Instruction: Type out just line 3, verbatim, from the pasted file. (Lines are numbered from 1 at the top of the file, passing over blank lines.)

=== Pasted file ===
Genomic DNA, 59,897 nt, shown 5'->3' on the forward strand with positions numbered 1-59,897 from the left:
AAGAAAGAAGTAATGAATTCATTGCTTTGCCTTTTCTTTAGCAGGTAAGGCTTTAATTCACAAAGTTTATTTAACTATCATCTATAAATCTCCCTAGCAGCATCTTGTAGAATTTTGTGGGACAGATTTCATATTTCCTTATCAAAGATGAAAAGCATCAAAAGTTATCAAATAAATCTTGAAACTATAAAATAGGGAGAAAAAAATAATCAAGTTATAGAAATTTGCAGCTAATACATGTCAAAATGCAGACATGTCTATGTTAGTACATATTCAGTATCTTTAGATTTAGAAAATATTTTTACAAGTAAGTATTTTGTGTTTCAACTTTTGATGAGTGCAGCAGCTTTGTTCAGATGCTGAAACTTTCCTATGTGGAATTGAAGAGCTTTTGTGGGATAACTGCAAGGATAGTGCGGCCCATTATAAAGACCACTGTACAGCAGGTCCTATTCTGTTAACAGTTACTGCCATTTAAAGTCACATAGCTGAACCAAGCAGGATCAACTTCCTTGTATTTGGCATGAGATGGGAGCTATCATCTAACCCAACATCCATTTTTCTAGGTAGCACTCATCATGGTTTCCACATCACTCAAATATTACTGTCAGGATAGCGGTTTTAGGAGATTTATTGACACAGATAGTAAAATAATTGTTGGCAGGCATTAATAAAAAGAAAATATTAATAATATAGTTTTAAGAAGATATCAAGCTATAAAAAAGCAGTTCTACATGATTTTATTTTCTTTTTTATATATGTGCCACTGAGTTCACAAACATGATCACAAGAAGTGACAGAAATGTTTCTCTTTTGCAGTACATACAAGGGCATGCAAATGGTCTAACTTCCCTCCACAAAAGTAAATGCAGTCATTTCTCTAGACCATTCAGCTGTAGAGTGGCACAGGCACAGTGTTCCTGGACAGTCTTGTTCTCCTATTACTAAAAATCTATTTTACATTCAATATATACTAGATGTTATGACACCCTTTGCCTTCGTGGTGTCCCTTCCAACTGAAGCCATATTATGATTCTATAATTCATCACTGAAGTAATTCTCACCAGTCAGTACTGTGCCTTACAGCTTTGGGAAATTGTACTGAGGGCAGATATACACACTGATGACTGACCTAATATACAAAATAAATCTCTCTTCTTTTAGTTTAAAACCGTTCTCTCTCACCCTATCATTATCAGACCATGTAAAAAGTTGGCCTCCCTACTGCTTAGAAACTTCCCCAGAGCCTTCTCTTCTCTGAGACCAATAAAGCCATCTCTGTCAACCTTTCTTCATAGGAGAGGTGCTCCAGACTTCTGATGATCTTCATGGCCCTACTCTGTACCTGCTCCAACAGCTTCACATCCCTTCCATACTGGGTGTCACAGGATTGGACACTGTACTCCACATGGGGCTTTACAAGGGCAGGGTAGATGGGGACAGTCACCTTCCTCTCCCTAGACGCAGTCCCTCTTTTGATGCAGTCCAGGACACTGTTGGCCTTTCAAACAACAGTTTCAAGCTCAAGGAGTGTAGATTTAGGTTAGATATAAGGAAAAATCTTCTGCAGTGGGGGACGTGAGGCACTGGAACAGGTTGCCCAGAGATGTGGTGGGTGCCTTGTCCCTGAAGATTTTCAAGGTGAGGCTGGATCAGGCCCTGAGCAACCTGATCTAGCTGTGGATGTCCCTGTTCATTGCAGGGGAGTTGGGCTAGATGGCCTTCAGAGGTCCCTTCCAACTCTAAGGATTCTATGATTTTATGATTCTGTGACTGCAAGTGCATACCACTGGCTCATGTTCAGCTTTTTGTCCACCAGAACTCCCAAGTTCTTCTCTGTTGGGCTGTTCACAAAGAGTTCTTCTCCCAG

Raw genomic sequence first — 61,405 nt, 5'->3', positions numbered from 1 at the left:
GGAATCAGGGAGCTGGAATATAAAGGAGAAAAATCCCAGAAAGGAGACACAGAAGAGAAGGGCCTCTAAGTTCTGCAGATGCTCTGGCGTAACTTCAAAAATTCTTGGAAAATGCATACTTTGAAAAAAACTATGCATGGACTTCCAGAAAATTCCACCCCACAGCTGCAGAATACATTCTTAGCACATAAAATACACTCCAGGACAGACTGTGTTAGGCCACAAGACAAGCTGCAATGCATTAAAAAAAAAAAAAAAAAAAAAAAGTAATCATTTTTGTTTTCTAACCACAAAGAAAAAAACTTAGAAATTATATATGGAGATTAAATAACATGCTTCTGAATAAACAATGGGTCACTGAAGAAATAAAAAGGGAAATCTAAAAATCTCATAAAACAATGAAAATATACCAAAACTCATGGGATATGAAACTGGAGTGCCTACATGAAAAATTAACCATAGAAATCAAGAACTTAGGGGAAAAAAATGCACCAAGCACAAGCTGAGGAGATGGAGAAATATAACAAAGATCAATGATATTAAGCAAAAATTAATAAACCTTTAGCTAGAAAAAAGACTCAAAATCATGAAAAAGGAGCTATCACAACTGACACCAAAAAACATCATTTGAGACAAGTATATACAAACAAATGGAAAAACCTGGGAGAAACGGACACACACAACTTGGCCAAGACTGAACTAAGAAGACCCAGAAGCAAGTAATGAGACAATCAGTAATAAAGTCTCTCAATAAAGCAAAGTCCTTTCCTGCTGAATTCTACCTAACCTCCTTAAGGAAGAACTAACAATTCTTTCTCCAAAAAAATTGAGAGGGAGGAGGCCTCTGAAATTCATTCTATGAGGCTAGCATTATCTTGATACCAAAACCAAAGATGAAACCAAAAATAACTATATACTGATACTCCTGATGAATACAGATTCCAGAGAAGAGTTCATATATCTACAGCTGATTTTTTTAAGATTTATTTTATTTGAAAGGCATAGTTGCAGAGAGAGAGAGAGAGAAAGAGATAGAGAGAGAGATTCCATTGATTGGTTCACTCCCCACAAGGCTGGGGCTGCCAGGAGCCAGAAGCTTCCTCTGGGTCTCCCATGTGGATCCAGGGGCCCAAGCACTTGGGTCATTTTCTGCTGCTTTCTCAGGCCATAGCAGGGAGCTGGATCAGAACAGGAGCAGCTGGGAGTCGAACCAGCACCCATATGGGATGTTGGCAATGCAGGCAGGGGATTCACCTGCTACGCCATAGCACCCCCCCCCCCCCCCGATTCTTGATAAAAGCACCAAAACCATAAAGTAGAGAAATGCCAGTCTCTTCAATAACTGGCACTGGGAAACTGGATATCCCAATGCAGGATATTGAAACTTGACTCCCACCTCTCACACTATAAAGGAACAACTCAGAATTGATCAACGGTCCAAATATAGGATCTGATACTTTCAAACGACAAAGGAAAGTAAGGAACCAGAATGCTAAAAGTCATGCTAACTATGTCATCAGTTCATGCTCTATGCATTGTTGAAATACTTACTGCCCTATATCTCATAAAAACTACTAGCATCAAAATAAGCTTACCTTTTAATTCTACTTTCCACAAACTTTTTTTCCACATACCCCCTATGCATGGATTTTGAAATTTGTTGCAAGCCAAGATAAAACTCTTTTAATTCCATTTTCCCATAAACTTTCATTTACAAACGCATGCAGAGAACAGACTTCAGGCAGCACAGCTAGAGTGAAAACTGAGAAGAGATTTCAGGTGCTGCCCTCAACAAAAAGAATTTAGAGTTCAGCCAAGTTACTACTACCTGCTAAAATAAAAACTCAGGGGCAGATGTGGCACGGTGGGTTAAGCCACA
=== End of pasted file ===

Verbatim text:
Raw genomic sequence first — 61,405 nt, 5'->3', positions numbered from 1 at the left: